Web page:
The album is their first since 2017's Visions of a Life Wolf Alice

Winning the Mercury prize does strange things to people. In the almost three decades it’s been around, only one artist (PJ Harvey) has ever won the award on multiple occasions. For many, it’s been a burden. In 2001, Damon Albarn asked for the self-titled album from his then-new project Gorillaz to be removed from the shortlist, with cartoon band member Murdoc Niccals describing the award as ‘like carrying a dead albatross round your neck for eternity’. So it’s understandable that Wolf Alice, who won the prize with their sophomore album, Visions of a Life, would want to take some time to plan their next move.

Taking their time was a good decision. Three and a half years after that record, the group have come out with Blue Weekend, a fantastic album featuring some of their most mature writing and a subtle but noticeable refinement of their sound. That sound is difficult to pin down – influenced by shoegaze, punk, arena rock and dream pop in equal measure. Importantly, it’s a sound that’s uniquely theirs: theirs to mould and shape and evolve to their content. On this album, the band largely opt for a more expansive and reverb-heavy approach than on its more angsty, pugnacious predecessor. The first song, “The Beach”, features a slow build, but eventually swells into a huge, richly-layered anthem. It sets the tone for the rest of the record, which sees the band hit us with gorgeously arranged vocals, spaced-out synthesisers, and stadium-filling guitars and basslines from band members Joff Oddie and Theo Ellis respectively. It feels fresh and gratifying without reinventing the wheel.

‘this is a band unafraid to put themselves under the spotlight in their music [...] These songs are fundamentally rooted in personal experiences.’

Lead singer Ellie Rowsell’s songwriting has always been excellent, and this album features more of her deeply personal storytelling combined with lyrical cleverness. Relationships are a favourite topic of the band; their first album was, after all, titled My Love is Cool. While her lyricism and vocal delivery on this record never touches Visions of a Life’s most visceral moments – at no point on the album does she scream ‘But that’s all he fucking did when he fucked you on the floor!’, for example – she still talks incisively about the topic. They’re songs about love, but they’re not ‘love songs’. Fans looking for that intensity can still find it in full flow on the frenetic “Play the Greatest Hits”, and also on “Smile”, where lines about how ‘Lost souls congregate at the bar’ mesh well with Joff Oddie’s nasty, snarling guitar licks.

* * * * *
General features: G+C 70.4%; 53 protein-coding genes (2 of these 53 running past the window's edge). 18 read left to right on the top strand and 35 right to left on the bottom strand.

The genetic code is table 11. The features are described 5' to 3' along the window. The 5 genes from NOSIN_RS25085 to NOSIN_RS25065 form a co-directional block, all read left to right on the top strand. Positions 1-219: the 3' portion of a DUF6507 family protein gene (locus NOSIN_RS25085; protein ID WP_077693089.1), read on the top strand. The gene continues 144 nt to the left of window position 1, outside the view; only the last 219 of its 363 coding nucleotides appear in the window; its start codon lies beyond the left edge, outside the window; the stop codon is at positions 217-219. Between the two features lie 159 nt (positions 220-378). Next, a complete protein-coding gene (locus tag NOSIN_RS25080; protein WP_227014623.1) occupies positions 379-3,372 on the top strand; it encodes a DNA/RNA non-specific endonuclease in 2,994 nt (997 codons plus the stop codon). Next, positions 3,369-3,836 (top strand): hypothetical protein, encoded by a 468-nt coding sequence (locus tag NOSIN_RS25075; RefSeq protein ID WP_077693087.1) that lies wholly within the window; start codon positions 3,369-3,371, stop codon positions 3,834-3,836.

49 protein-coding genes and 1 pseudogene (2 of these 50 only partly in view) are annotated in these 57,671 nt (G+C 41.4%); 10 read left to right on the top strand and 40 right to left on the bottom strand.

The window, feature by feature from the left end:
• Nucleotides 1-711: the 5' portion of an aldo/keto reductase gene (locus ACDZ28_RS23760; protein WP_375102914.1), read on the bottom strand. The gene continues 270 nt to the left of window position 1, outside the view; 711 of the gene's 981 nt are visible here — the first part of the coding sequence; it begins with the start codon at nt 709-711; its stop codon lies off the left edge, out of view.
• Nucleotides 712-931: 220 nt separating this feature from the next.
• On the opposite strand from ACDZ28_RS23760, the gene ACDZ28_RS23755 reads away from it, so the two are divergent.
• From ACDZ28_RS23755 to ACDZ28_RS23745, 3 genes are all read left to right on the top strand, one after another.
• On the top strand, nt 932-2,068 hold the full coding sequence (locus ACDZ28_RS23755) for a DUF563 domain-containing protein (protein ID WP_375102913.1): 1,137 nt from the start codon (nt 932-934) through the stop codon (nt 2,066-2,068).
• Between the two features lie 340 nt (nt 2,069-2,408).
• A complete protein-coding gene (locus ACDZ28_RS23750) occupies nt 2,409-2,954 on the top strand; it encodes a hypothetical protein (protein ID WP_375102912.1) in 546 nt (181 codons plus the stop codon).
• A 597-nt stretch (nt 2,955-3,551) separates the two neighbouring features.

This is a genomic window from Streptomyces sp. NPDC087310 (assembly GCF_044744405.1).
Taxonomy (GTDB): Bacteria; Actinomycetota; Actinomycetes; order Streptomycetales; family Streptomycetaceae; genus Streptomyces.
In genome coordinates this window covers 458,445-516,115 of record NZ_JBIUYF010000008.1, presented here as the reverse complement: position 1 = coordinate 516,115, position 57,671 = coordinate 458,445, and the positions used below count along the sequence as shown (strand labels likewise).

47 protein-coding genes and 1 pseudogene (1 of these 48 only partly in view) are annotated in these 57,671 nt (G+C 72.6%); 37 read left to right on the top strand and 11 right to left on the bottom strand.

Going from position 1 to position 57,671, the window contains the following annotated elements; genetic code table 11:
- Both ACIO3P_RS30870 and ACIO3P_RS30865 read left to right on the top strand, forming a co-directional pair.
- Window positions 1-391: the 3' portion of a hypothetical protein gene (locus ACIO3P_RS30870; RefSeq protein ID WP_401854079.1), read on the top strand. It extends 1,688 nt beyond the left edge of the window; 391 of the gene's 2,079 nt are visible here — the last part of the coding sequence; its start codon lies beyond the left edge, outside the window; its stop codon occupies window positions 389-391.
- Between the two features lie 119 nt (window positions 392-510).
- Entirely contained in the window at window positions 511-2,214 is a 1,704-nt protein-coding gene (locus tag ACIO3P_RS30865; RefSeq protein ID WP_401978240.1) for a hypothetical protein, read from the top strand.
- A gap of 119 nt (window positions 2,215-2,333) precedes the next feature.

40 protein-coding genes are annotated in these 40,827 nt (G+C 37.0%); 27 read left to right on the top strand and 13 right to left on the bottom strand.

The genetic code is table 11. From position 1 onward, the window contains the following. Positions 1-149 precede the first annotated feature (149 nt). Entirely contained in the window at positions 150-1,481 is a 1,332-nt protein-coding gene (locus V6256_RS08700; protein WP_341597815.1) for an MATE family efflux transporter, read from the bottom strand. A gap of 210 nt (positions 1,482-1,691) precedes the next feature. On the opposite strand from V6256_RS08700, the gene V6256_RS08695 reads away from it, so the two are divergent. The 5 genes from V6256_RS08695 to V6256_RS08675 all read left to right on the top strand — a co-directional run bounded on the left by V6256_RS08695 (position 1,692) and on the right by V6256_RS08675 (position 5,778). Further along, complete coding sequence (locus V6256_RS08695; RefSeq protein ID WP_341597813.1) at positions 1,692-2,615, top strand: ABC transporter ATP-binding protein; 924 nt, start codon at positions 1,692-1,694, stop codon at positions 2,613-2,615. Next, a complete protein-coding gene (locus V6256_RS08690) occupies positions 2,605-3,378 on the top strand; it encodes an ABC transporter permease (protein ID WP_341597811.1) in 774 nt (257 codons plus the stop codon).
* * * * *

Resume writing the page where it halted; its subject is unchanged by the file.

Other songs are more thoughtful. The folksy “Safe From Heartbreak (if you never fall in love)”, is about independence, with lyrics about not being a ‘plaything to make life exciting’, and “Feeling Myself” is a song which tackles the concept of ‘pleasure’ in the broadest sense, and features an astonishing, shimmering synth which bursts into the track halfway through. As it does so, Ellie Rowsell sings ‘Keep my name on your lips, / Let the double L feel like a kiss’. Moments like these remind you that this is a band unafraid to put themselves under the spotlight in their music. They’re not talking about some vague, universal concept of a ‘lover’ or an ‘ex’. These songs are fundamentally rooted in personal experiences.

The record showcases the full breadth of the band’s abilities, from wispy, washed-out songs like “Lipstick On The Glass” – perfect for midway through a festival setlist – to songs like “The Beach II”, featuring the kind of fuzzy, wailing guitars that you’d find on a My Bloody Valentine record. This extends to the songs’ subject matter, too: “Delicious Things” is about the experience of trying to make it in the music industry; the lyrics are carefully balanced between hopeful optimism as she ‘give[s] it a shot for a spot at the top’ and her feelings of intimidation and alienation when ‘a long way from home’. Often, this range can be seen on individual songs. The lead single, “The Last Man on Earth” is the standout track, and also the one which encapsulates the album better than any other: beginning with a threadbare piano and vocals so soft they’re almost whispered, the track crescendos into life with Joel Amey’s thumping drums and a lush string arrangement. It could easily have petered out here, but the band push on with a riff reminiscent of Wings’ “Live and Let Die” before Rowsell’s verses return – loud, defiant, vibrant.


Mountain View

Wolf Alice: Back And More Powerful Than Ever

Wolf Alice are a band who’ve found their sound, and there’s so much joy in listening to a group play with this kind of confidence. There’s no truly massive track on this record like “Bros” or “Don’t Delete the Kisses” on their other two albums, but Blue Weekend is so cohesive that I never felt anything lacking in that regard. It would have been easy to fall off course after Visions of a Life, the Mercury Prize, and the pressure of a pandemic, and this record is a testament to both their ability to innovate and their willingness to finish what they started in 2013 with the Blush EP. These eleven tracks feel like a culmination. Let’s hope they aren’t done just yet.

Blue Weekend is out now on Dirty Hit